Mercy Gastroenteorlogist Dr. Matilda Hagan Discusses Crohn’s Disease
Crohn's disease is a serious, chronic inflammatory bowel disease for which there is no cure.
It can be difficult to diagnose because symptoms can vary from patient to patient. And some of the more common signs, like diarrhea and weight loss, can mimic other conditions.
According to Mercy gastroenterologist Dr. Matilda Hagan with The Institute for Digestive Health & Liver Disease, the only way to properly diagnose Crohn's disease is with a colonoscopy and endoscopy.
“One of the key things that we need is what we call a pathological diagnosis, meaning when we go in there we see the abnormalities in the lining,” Hagan said. “We take samples –- biopsies –- we look at it under the microscope and you're looking for certain changes or features that would be suggestive of Crohn's disease.”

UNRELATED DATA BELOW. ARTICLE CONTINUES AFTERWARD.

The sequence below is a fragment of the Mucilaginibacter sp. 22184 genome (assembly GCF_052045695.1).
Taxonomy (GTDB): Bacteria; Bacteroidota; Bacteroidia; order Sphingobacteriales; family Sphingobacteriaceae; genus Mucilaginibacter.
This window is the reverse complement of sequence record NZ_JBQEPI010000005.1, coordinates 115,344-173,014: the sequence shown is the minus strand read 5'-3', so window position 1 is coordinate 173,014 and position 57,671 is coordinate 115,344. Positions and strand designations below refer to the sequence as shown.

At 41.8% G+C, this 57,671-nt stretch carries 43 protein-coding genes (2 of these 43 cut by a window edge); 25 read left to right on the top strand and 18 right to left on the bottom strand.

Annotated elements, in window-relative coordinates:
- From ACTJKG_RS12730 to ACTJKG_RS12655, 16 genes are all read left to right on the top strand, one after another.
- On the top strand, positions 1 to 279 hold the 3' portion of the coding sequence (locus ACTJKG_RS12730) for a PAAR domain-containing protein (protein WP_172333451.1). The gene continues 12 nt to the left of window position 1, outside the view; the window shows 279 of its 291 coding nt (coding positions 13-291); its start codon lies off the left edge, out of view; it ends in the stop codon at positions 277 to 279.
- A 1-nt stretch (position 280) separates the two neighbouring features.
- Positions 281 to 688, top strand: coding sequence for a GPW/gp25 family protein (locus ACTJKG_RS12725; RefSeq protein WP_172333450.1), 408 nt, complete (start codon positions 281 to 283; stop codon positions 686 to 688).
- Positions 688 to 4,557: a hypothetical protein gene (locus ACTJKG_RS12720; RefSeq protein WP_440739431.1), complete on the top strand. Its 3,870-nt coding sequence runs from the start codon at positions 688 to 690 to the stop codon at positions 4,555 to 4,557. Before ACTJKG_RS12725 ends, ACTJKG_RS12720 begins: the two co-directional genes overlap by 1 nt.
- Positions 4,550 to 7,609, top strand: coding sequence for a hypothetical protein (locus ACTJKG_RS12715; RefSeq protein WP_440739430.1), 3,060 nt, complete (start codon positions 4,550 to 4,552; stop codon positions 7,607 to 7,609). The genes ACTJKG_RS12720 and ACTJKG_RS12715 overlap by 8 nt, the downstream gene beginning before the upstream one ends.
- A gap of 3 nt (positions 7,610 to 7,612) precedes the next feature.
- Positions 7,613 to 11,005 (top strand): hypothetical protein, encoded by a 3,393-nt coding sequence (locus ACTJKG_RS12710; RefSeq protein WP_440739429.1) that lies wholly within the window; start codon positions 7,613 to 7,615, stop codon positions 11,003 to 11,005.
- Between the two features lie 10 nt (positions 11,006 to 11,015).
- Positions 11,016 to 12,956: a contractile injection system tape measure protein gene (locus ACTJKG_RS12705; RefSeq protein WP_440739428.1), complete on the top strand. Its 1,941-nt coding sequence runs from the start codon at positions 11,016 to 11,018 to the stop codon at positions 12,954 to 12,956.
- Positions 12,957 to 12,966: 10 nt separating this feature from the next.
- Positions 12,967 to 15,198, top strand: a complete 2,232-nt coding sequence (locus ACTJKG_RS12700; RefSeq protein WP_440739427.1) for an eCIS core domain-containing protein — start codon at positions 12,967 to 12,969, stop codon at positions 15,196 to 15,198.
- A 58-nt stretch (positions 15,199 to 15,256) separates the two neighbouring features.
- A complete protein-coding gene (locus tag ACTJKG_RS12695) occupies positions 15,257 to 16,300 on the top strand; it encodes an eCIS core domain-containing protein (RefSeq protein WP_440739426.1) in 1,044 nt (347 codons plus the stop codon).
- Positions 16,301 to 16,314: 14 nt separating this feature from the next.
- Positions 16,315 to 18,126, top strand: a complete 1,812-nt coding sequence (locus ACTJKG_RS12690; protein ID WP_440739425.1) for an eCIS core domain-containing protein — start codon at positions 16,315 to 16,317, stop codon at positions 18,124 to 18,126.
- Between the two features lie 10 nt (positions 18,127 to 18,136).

While there is now an assortment of effective medications to treat Crohn's disease, there is no specific diet to treat the condition.
View Mercy gastroenterologist Dr. Matilda Hagan’s interview regarding Crohn’s Disease.
Founded in 1874 in downtown Baltimore by the Sisters of Mercy, Mercy Medical Center is a 183-licensed bed acute care university-affiliated teaching hospital. Mercy has been recognized as a top Maryland hospital by U.S. News & World Report; a Top 100 hospital for Women’s Health & Orthopedics by Healthgrades; is currently A-rated for Hospital Safety (Leapfrog Group), and is recognized by the American Nurses Credentialing Center as a Magnet Hospital. Mercy Medical Center is part of Mercy Health Services (MHS), the parent of Mercy’s primary care and specialty care physician enterprise, known as Mercy Personal Physicians, which employs more than 200 providers with locations in Baltimore, Lutherville, Overlea, Glen Burnie, Columbia and Reisterstown. For more information about Mercy, visit www.mdmercy.com, MDMercyMedia on Facebook, Twitter, or call 1-800-MD-Mercy.
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